The history of the Lichfield cathedral begins in the 7th century as it was dedicated to Bishop Chad and Saint Mary.
Situated in Lichfield, Staffordshire, the cathedral is the only medieval cathedral in England with three spires. Chad moved the focus of his diocese from Repton to Lichfield when he became Bishop of Mercia in 669.
The present site of the Cathedral was built in 700 AD, almost 30 years after the Bishop’s death when Bishop Hedda built a new church to house the Bishop’s bones.
Bishop Chad was a miracle worker who converted many to Christianity and after his death, many pilgrims began to come to his shrine to express praise. During the 11th century, the wooden Saxon church was replaced by a Norman cathedral made from stone, and few pieces from this astonishing stonework are still visible in Consistory Court. Later, this Norman style was replaced with the present Gothic cathedral which was completed in the 1330s with the building of the Lady Chapel.
One of the most significant parts of the cathedral built in 1249 is the octagonal Chapter House which houses an exhibition of the Lichfield Gospels, an illuminated manuscript from the 8th century which is the most valuable treasure of the cathedral. The manuscript contains the Gospels of Matthew and Mark and part of the Gospel of Luke and it’s on display from Easter to Christmas.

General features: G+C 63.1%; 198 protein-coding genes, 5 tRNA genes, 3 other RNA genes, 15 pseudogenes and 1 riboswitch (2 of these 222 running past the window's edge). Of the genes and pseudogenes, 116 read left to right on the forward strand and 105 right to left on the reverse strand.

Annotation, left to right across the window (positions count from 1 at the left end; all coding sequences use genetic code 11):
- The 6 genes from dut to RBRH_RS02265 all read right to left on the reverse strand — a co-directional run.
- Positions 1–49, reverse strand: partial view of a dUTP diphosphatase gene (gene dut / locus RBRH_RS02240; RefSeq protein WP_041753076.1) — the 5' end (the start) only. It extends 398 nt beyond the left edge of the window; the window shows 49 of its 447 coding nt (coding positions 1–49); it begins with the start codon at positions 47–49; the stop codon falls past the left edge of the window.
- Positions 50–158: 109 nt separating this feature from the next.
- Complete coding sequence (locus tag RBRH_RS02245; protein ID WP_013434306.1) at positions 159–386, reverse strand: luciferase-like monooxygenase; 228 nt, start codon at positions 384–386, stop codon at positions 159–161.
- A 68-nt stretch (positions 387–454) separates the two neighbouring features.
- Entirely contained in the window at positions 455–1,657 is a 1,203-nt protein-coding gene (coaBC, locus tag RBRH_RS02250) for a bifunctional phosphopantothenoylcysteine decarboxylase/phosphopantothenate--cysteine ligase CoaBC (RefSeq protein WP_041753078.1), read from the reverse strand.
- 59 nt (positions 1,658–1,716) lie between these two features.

The cathedral has suffered many times through its history. During the Civil War in the 1640s, the Cathedral’s destruction was intense because it was at the center of the worst fighting of the war. The cathedral was under siege three times and was surrounded by a ditch and defensive walls which housed soldiers and horses.
In the 1660s, it was restored under Charles II and in the Victorian era, the interior was completely restored to its medieval beauty by Sir George Gilbert Scott. He added new imitations to the original pieces which were not available. There are many carvings of saints, queens, and kings, made with the original medieval materials.
A sculpted panel of the Archangel Gabriel dating to the 8th century was discovered under the nave of the cathedral in February 2003. Originally part of a stone chest, the 600 mm panel is thought to have contained the relics of Bishop Chad.
It was unveiled to the public in 2006 and today is exhibited in the cathedral. The cathedral has a lot of tombs and memorials including Samuel Johnson Memorial, St Chad’s Head Chapel, John Stanley Memorial, Bishop de Langton effigy, Bishop Hackett effigy and much more. It is a well-known tourist location because of its remarkable medieval architecture and rich history.